You can create a Custom Group from the My Creations tab in the Mission Browser. Just look for the text that reads My Groups. Select that text then select the button that says Create Custom Group. When you hit this button you'll be taken to another window that will allow you to create or manipulate custom enemy groups. Note, that you can add existing enemies into your custom groups as well.

Available Enemies
On the left hand side of this window, you'll notice a large column that displays all our existing enemies in our database. You can select any of these enemies and add them to a new custom enemy group on the right hand side of this window. You do this by selecting the enemy group you want then finding the specific enemy you want to add into your new group. Click on that enemy and you'll see text that reads Add+ next to it. Clicking that enemy again will add it to your new group. If you want to remove a character from a custom group, click on that character in the window on the right. You'll then see an option to remove him.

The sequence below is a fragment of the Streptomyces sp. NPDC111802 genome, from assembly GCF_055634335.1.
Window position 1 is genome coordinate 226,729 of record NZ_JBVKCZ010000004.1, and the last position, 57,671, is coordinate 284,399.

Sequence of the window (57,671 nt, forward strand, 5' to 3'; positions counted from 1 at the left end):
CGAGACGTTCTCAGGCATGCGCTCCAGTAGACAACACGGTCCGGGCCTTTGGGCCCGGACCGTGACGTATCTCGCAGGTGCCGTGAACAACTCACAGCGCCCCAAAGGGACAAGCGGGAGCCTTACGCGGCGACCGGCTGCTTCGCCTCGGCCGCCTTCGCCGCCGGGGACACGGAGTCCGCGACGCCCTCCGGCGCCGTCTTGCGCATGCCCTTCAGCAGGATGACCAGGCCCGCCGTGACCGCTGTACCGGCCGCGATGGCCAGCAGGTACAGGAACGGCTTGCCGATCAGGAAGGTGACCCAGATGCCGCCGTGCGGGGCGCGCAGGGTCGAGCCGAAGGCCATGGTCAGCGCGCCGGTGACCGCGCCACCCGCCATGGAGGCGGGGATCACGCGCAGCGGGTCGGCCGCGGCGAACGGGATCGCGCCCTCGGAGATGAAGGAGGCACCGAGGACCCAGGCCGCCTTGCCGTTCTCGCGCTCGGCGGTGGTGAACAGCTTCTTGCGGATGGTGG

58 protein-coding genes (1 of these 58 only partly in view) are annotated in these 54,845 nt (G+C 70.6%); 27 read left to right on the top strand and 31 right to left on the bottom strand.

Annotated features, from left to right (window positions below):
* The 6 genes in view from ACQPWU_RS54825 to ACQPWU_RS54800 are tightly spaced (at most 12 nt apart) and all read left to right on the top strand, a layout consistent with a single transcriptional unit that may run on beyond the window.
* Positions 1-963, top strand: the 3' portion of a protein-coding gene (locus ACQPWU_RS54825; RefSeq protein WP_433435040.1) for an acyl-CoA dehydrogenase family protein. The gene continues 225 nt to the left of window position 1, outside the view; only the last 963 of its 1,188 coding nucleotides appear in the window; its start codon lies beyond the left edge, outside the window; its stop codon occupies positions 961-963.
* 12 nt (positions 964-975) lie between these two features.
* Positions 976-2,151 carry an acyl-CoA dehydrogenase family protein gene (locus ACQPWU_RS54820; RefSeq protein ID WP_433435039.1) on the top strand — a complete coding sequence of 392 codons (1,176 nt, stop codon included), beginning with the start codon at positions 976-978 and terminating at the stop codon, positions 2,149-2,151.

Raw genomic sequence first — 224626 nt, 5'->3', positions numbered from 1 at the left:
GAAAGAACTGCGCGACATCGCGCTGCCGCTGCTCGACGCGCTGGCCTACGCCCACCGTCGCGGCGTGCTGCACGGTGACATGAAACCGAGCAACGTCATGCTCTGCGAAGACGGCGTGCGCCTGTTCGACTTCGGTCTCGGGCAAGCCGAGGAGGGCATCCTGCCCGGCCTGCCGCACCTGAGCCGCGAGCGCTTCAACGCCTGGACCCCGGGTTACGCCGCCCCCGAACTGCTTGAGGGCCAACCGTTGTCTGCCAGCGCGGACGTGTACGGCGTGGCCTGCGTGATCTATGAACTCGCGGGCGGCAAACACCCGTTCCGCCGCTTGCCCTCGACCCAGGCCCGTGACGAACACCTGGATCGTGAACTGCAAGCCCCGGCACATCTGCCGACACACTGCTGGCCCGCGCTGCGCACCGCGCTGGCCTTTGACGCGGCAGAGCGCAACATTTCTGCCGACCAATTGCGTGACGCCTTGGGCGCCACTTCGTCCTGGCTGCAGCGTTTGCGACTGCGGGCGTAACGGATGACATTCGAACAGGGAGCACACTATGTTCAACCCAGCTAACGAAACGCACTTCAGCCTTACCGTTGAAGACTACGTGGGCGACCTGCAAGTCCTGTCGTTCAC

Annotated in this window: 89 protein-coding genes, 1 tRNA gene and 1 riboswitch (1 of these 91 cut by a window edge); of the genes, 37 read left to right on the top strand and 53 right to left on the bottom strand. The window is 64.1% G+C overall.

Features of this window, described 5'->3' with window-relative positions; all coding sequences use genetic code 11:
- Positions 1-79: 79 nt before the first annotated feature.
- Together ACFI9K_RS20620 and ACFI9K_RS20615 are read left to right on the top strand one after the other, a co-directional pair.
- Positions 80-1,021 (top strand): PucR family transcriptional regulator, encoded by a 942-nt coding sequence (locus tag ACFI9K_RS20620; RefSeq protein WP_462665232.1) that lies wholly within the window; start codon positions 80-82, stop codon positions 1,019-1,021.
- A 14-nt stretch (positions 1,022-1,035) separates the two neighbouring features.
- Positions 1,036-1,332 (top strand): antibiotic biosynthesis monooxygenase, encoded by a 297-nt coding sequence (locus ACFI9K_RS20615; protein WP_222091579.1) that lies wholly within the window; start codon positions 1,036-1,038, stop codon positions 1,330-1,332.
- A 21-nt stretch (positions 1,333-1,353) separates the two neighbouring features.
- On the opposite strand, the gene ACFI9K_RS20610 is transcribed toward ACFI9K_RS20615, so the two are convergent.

There are tabs in the enemy group window that will filter the enemies to a specific rank. Clicking Minion, Lieutenant or Boss will show you only the enemies in that group of that rank.

When you select a enemy, you'll notice a preview window on the right will display the enemy and any important information such as name, powers and rank.

Custom Enemies